Why the Delivery Companies are Going to Have a Very Hard Time Surviving

Jon York

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Nov 30, 2018
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Here's the thing you need to understand about these grocery delivery companies and why they're probably never going to make it in their current form.

They've been trying to do this since the late 80s when people could first go online on services like CompuServe. In fact, Kroger grocery stores tried to do exactly this in the late 80s. Except it wasn't all app-based. In other words, they didn't have a connection to thousands of available cheap pickers and delivery drivers. They used their actual employees. So, they had to dedicate an employee or two in each store to shop the lists that customers sent in and then they or someone else delivered the groceries to people's homes.

The problem was - and still is today - is that the margins in the grocery business are razor thin. Typically grocery store profits are anywhere from 1%-3%. That's right. If you spend $100 in your local grocery there's a very good chance that the store will only make a profit of $1 to $3 on your purchase. Pretty unbelievable, right?

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So, take that $1 to $3 profit margin and know that the grocery stores back then who were trying to do deliveries, only had that much extra money on each order to pay for the picker (the person who shop’s the customer’s list in the store) and the delivery driver and you can easily see, there was no way they could make money at it. Especially since they had to pay their people high union wages.

But it is in fact those high union wages that people need to earn in order to make ends meet. In the end for grocers, they couldn’t make any money at it, in fact they lost big money (which is why they pretty quickly gave it up). But they lost big money because in the end their customers weren’t willing to pay what it really cost them to deliver the groceries.

Imagine if they had offered shopping & delivery but said they had to charge a minimum of $30 per order – no matter how much the order was worth. Well, that cuts out all the people who are going to order $50 or less – which is about 80% of the delivery customers. They’re certainly not going to pay a $30 delivery fee on a $25 order! Yet they want the convenience and they’re fully willing to accept it for free. Which they did and which in the end provided the final nail in the coffin for grocery delivery services.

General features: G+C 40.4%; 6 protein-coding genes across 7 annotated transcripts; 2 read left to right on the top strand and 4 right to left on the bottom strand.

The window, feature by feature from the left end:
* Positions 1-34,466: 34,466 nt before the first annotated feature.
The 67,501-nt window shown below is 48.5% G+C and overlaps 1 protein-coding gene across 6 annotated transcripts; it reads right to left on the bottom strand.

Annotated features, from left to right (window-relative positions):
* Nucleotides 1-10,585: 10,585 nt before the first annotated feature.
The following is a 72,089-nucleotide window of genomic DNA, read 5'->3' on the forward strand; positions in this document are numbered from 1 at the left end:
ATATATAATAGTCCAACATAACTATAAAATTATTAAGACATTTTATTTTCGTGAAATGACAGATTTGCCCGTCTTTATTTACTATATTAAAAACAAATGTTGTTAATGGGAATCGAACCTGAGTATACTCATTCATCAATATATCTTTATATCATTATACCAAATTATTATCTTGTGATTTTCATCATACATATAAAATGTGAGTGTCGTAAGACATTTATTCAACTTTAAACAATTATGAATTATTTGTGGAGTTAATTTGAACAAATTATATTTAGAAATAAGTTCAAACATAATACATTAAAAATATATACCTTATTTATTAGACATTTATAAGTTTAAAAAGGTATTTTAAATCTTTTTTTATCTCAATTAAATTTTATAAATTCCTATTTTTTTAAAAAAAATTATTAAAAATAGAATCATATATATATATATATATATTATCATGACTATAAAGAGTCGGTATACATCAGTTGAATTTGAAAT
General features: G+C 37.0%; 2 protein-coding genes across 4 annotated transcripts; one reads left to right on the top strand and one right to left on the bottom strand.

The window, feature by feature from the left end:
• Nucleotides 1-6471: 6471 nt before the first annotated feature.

Now, we come to today and the gig delivery companies have figured out how to SLASH their worker costs, first by calling workers independent contractors and relieving themselves of all sorts of responsibilities. No more minimum wage worries, no more employee taxes the employer has to pay, no more benefits… no more nothing. In all honesty, these companies are basically getting gig workers at no cost to themselves.

In fact, we now even see the likes of Instacart and DoorDash using customer tips to pay the wages they promised to pay. So they don’t even end up paying $5 per delivery in most cases. AND, they markup – a huge markup – the price of the groceries! So they’re making money on both ends… a ton of money on the grocery markups and saving because they’re paying their workers’ wages through customer tips! Plus they get to keep, cost-free, any delivery fees they charge the customers. It’s a brilliant business… if you don’t mind exploiting people to death!

In the end though, it comes down to the customer’s refusal – or inability really – to pay what it actually costs for workers to make a living wage. So, even now and especially in light of this history, it’s going to b very, very difficult for any of these companies to survive in the long term in their current form.
 
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Reactions: Austin Bob

News Hound

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Jan 7, 2019
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That's a pretty pessimistic view. I think these companies are going to make it. They've raised billions and billions of dollars. Investors wouldn't be handing over that kind of money if they thought they weren't going to succeed.
 

Graham

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Feb 4, 2019
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"Investors wouldn't be handing over that kind of money if they thought they weren't going to succeed."

To be fair, this wouldn't be the first time investors throw their money at horribly overvalued companies with terrible ideas.